Best Psychology Articles & Videos on the web • Discoverology

Psychology

Read the best psychology articles from around the internet, or watch the most insightful psychology videos from platforms like Youtube, Vimeo or leading publishers like Harvard Business Review, Nautilus, Hedgehog Review and Brain Pickings.

The Hypersane Are Among Us, If Only We Are Prepared to Look

The Hypersane Are Among Us, If Only We Are Prepared to Look

Life, Psychology

Hypersane people are calm, contained and constructive. It is not just that the ‘sane’ are irrational but that they lack scope and range, as though they’ve grown into the prisoners of their arbitrary lives, locked up in their own dark and narrow subjectivity.

What Happened To American Childhood?

What Happened To American Childhood?

Life, Long Reads, Psychology

The percentage of 12-to-17-year-olds who had experienced a major depressive episode in the previous year shot up from 8 percent to 13 percent. Among girls, the rate was even higher; in 2017, one in five reported experiencing major depression. Here’s what we can do about it.

'Light Is My New Drug': The Actually Convincing Science Of Light Therapy

'Light Is My New Drug': The Actually Convincing Science Of Light Therapy

Health, Psychology, Science

In recent years, research on light therapy has moved from the fringes of scientific discovery to something closer to the mainstream; its commercial uses are now following the same path, as these devices, once available only in spas, gyms, or dermatologists’ offices, become increasingly affordable for consumers.

The New Mind Control

The New Mind Control

Long Reads, Media, Psychology

The internet has spawned subtle forms of influence that can flip elections and manipulate everything we say, think and do. Most of the vacuous thoughts and intense feelings our teenagers experience from morning till night are carefully orchestrated by highly skilled marketing professionals working in our fashion and entertainment industries.

How To Explain Anything To Anyone

How To Explain Anything To Anyone

Explainers, Life, Psychology

You were talking about something relatively complex and you could practically see the moment that your listener checked out. Not only is it uncomfortable but it’s also disheartening when what you’re saying is important, cool or valuable to the listener. Here are 4 steps to clearer communication.

The Science Of Sleep: Dreaming, Depression, And How Rem Sleep Regulates Negative Emotions

The Science Of Sleep: Dreaming, Depression, And How Rem Sleep Regulates Negative Emotions

Life, Psychology, Science

Memory is never a precise duplicate of the original… it is a continuing act of creation. Dream images are the product of that creation. They are formed by pattern recognition between some current emotionally valued experience matching the condensed representation of similarly toned memories.

The Soul-Expanding Value Of Difficulty

The Soul-Expanding Value Of Difficulty

Life, Psychology

You must think that something is happening with you, that life has not forgotten you, that it holds you in its hand; it will not let you fall. Why do you want to shut out of your life any agitation, any pain, any melancholy, since you really do not know what these states are working upon you?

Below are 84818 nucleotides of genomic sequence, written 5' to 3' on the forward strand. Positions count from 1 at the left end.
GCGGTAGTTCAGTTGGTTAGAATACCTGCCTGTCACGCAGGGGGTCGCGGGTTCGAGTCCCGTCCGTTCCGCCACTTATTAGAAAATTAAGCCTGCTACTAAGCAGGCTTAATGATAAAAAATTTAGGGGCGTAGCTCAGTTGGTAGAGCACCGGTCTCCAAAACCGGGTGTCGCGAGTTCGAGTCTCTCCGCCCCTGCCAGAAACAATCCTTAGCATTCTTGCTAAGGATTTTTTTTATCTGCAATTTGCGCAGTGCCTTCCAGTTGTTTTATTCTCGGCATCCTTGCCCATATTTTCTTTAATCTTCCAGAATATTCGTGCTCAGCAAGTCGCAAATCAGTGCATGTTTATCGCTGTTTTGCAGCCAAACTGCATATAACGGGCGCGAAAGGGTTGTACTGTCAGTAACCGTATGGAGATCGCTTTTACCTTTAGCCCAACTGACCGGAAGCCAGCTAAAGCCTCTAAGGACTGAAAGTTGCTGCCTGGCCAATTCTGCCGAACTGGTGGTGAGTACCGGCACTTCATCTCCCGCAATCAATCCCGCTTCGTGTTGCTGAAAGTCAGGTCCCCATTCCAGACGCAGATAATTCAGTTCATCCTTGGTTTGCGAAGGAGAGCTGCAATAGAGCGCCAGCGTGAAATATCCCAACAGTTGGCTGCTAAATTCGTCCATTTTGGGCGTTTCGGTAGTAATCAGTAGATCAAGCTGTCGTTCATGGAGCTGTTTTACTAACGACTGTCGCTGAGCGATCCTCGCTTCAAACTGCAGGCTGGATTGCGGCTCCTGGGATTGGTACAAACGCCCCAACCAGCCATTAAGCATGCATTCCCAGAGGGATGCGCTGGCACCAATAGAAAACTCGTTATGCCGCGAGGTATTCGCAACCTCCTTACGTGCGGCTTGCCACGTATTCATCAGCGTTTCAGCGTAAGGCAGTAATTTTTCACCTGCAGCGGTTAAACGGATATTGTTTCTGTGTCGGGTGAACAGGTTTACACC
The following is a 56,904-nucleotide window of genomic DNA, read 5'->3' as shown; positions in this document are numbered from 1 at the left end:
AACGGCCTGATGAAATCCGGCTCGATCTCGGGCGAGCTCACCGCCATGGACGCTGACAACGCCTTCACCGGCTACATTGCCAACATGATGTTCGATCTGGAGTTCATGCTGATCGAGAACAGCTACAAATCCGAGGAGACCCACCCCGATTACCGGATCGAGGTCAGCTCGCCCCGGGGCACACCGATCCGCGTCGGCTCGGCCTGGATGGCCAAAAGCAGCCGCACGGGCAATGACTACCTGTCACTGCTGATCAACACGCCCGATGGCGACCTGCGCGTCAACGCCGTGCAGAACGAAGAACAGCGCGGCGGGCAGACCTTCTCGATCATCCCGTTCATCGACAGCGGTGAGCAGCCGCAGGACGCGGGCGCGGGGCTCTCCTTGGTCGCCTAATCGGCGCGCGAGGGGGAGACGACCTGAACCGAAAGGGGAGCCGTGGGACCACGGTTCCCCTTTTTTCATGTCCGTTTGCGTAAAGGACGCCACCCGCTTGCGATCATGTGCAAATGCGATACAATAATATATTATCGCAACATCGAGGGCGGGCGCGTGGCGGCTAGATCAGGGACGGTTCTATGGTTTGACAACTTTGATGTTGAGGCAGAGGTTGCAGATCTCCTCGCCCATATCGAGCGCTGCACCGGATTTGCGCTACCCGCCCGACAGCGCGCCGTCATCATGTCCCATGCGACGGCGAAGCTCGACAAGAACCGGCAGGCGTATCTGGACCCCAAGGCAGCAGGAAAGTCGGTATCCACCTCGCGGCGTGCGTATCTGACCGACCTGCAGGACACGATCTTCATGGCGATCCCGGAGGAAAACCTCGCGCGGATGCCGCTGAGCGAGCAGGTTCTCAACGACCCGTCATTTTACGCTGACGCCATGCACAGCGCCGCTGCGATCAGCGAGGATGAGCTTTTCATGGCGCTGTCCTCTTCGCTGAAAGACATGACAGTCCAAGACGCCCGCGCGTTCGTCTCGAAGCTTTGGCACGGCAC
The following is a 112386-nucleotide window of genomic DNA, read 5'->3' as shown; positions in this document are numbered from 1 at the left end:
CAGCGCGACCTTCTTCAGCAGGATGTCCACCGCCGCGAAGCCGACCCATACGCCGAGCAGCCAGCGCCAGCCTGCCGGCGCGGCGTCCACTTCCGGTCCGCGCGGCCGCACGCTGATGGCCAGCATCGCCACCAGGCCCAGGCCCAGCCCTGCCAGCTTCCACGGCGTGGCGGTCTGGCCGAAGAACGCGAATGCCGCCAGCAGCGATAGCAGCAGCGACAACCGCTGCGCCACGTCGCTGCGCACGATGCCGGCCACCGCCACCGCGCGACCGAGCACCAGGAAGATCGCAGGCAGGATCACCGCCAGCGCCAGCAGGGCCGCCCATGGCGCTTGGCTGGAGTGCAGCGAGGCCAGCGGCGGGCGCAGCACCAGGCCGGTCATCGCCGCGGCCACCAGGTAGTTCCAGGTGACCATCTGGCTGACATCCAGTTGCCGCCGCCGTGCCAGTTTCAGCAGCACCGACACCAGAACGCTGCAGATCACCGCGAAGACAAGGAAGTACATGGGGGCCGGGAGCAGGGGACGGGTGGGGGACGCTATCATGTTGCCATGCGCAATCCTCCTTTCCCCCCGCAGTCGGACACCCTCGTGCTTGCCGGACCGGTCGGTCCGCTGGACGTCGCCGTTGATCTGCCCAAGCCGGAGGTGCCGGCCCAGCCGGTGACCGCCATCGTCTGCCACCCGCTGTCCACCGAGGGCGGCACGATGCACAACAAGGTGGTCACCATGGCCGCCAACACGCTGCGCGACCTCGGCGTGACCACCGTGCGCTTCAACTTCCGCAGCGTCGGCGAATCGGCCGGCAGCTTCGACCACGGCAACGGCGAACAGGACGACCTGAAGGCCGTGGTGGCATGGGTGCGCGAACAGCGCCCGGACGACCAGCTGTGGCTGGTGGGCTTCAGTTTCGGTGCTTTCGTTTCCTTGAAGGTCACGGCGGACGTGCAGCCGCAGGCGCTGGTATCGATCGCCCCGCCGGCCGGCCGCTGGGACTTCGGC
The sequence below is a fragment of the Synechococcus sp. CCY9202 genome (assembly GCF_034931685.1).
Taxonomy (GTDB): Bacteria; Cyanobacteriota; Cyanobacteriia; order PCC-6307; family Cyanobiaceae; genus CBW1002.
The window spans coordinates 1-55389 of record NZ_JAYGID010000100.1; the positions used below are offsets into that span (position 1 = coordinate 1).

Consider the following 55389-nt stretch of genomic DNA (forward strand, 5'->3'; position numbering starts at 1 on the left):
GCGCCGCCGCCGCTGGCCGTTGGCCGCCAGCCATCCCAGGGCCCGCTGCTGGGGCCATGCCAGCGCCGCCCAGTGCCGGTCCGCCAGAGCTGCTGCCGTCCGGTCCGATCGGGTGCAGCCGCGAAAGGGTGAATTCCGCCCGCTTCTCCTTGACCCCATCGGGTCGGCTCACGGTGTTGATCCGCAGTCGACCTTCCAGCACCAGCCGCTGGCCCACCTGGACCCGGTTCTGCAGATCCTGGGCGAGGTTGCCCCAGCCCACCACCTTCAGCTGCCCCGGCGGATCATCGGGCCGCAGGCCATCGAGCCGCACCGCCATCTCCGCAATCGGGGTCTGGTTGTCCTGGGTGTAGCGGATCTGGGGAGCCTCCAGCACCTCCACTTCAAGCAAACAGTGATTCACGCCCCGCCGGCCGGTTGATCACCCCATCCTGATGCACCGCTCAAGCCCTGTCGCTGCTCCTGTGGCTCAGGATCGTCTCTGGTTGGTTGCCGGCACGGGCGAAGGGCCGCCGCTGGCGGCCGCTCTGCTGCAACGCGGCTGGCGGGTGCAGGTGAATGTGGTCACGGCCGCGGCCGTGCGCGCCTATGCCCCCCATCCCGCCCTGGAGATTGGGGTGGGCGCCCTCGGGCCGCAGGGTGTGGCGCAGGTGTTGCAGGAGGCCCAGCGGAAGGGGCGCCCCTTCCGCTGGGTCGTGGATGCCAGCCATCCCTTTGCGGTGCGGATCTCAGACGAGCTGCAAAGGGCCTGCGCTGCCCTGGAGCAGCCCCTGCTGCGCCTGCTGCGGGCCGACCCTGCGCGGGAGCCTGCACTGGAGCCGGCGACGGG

How Political Opinions Change

How Political Opinions Change

Explainers, Politics, Psychology, Science

A powerful shaping factor about our social and political worlds is how they are structured by group belonging and identities. For instance, researchers have found that moral and emotion messages on contentious political topics, such as gun-control and climate change, spread more rapidly within rather than between ideologically like-minded networks.

How Millennials Became The Burnout Generation

How Millennials Became The Burnout Generation

Health, Life, Long Reads, Psychology

We’re spoiled, entitled, lazy, and failures at what’s come to be known as “adulting,” a word invented by millennials as a catchall for the tasks of self-sufficient existence. I couldn’t figure out why small, straightforward tasks on my to-do list felt so impossible. The answer is both more complex and far simpler than I expected.

Bashir Sultani

Inspiration
Bashir Sultani
The Unexpected Benefits Of Being Weird

The Unexpected Benefits Of Being Weird

Life, Psychology

I went in search of outsiders who were thriving in communities where acceptance is hard to come by. It turns out, we might all learn from their approach to life.

Ladies In Waiting

Ladies In Waiting

Health, Life, Long Reads, Psychology

In the most memorable scene of the 2002 film Secretary, nothing happens. For over ten minutes, a period that represents entire days in the movie’s internal timeline, protagonist Lee remains faithfully immobile, wetting herself in the process. Waiting, which renders everything provisional, which suspends progress or conclusion of any kind, is worse than clarity.

How Technology Is Hijacking Your Mind

How Technology Is Hijacking Your Mind

Psychology, Tech

I spent the last three years as a Design Ethicist at Google caring about how to design things in a way that defends a billion people’s minds from getting hijacked. When using technology, we often focus optimistically on all the things it does for us. But I want to show you where it might do the opposite.

How To Be Productive According To Ancient Philosophy

How To Be Productive According To Ancient Philosophy

Explainers, Life, Psychology

Productivity has been a topic of discussion ever since ancient eastern and western philosophy started. It’s a universal theme. I believe it’s in our nature to make better use of our time. Let’s start by learning the following 7 productivity lessons from the most well-known philosophers in history.

Your Brain Can Only Take So Much Focus

Your Brain Can Only Take So Much Focus

Life, Psychology

In keeping with recent research, both focus and unfocus are vital. The brain operates optimally when it toggles between focus and unfocus, allowing you to develop resilience, enhance creativity, and make better decisions too.

Why Speaking To Yourself In The Third Person Makes You Wiser

Why Speaking To Yourself In The Third Person Makes You Wiser